Other objects and further features of the present invention will be apparent from the following detailed description when read in conjunction with the accompanying drawings.

BRIEF DESCRIPTION OF THE DRAWINGS

FIG. 1 is a block diagram of a related-art multi-processor system;

FIG. 2 is a block diagram showing a configuration of a processor shown in FIG. 1;

FIG. 3 is an illustrative drawing for explaining related-art pipeline processes;

FIG. 4 is a block diagram of a system according to a first embodiment of the present invention;

FIG. 5 is a flowchart of a process performed by a retry-control unit according to the first embodiment of the present invention;

FIGS. 6A and 6B are illustrative drawings for explaining operation of the first embodiment of the present invention;

FIG. 7 is a flowchart of a process performed by a retry-monitoring unit according to the first embodiment of the present invention;

FIG. 8 is a flowchart of a process performed by the retry-control unit to check the status of excessive retry according to the first embodiment of the present invention;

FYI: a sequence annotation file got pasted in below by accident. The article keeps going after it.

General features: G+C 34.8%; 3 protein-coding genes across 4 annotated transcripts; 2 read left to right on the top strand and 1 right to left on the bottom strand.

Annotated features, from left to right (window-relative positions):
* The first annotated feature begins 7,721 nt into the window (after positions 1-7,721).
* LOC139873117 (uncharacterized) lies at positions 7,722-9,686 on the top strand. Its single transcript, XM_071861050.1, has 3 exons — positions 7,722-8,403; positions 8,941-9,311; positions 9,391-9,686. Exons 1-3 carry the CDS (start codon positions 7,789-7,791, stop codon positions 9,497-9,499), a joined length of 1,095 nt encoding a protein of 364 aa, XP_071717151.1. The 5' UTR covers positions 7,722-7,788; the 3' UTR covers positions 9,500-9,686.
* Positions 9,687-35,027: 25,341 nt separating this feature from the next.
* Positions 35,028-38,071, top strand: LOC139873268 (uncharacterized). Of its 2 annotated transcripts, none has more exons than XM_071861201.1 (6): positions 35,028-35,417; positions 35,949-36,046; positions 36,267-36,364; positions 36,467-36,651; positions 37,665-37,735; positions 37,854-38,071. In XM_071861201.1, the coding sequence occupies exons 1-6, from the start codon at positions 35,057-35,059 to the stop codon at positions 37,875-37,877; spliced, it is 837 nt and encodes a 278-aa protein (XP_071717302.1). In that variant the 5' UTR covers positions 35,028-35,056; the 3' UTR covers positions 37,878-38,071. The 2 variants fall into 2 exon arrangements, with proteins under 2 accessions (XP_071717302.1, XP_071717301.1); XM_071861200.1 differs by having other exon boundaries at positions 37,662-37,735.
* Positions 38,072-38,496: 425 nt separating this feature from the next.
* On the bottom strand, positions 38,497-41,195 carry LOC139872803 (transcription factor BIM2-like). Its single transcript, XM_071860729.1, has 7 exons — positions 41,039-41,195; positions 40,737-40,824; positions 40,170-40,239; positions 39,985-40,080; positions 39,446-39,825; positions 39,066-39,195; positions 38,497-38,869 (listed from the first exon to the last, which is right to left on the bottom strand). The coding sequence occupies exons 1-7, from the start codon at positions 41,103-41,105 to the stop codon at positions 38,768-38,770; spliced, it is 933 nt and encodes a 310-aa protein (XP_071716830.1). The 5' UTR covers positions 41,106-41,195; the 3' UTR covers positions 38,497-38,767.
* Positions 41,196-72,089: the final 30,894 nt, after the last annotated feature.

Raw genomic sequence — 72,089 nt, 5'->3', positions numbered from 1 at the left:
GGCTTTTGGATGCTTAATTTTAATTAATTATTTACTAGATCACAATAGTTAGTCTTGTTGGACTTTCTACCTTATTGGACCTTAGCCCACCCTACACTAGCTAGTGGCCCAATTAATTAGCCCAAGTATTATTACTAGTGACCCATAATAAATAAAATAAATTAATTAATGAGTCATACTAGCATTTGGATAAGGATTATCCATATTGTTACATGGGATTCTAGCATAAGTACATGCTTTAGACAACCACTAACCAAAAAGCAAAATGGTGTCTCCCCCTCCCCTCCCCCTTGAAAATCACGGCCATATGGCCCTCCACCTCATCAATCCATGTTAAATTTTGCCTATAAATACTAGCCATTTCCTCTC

FIG. 9 is a flowchart of a process performed by the retry-monitoring unit to check the status of excessive retry according to the first embodiment of the present invention;

FIG. 10 is an illustrative drawing for explaining a method of checking the status of excessive retry according to the first embodiment of the present invention;

FIG. 11 is a flowchart of a variation of the process performed by the retry-control unit to check the status of excessive retry according to the first embodiment of the present invention;

FIG. 12 is an illustrative drawing for explaining a check-purpose transaction used for checking the status of excessive retry according to the first embodiment of the present invention;

FIG. 13 is a flowchart of a process performed by the retry-control unit according to the second embodiment of the present invention;